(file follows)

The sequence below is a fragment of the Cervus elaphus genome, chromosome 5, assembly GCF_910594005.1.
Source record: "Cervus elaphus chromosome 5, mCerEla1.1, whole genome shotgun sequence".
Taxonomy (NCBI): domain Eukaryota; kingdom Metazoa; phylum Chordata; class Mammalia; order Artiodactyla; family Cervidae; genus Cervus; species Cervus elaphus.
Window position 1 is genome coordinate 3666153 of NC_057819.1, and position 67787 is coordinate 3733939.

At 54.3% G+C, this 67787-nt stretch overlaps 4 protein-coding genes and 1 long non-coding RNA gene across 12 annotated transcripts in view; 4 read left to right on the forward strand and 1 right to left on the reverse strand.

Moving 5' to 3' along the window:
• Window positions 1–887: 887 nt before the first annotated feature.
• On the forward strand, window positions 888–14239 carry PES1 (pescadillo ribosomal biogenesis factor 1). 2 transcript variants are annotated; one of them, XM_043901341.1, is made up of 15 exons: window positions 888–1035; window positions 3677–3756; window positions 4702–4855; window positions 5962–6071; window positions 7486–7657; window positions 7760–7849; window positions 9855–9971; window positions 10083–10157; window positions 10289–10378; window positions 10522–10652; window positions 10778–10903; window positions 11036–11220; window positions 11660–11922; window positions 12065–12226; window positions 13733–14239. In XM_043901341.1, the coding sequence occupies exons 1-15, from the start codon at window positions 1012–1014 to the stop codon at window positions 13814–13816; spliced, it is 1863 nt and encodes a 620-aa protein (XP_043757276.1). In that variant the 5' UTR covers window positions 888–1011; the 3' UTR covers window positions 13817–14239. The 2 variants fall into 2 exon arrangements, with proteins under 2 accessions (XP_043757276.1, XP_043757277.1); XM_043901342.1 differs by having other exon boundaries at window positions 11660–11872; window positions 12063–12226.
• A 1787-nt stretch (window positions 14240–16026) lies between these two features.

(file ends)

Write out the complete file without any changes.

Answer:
The sequence below is a fragment of the Cervus elaphus genome, chromosome 5, assembly GCF_910594005.1.
Source record: "Cervus elaphus chromosome 5, mCerEla1.1, whole genome shotgun sequence".
Taxonomy (NCBI): domain Eukaryota; kingdom Metazoa; phylum Chordata; class Mammalia; order Artiodactyla; family Cervidae; genus Cervus; species Cervus elaphus.
Window position 1 is genome coordinate 3666153 of NC_057819.1, and position 67787 is coordinate 3733939.

At 54.3% G+C, this 67787-nt stretch overlaps 4 protein-coding genes and 1 long non-coding RNA gene across 12 annotated transcripts in view; 4 read left to right on the forward strand and 1 right to left on the reverse strand.

Moving 5' to 3' along the window:
• Window positions 1–887: 887 nt before the first annotated feature.
• On the forward strand, window positions 888–14239 carry PES1 (pescadillo ribosomal biogenesis factor 1). 2 transcript variants are annotated; one of them, XM_043901341.1, is made up of 15 exons: window positions 888–1035; window positions 3677–3756; window positions 4702–4855; window positions 5962–6071; window positions 7486–7657; window positions 7760–7849; window positions 9855–9971; window positions 10083–10157; window positions 10289–10378; window positions 10522–10652; window positions 10778–10903; window positions 11036–11220; window positions 11660–11922; window positions 12065–12226; window positions 13733–14239. In XM_043901341.1, the coding sequence occupies exons 1-15, from the start codon at window positions 1012–1014 to the stop codon at window positions 13814–13816; spliced, it is 1863 nt and encodes a 620-aa protein (XP_043757276.1). In that variant the 5' UTR covers window positions 888–1011; the 3' UTR covers window positions 13817–14239. The 2 variants fall into 2 exon arrangements, with proteins under 2 accessions (XP_043757276.1, XP_043757277.1); XM_043901342.1 differs by having other exon boundaries at window positions 11660–11872; window positions 12063–12226.
• A 1787-nt stretch (window positions 14240–16026) lies between these two features.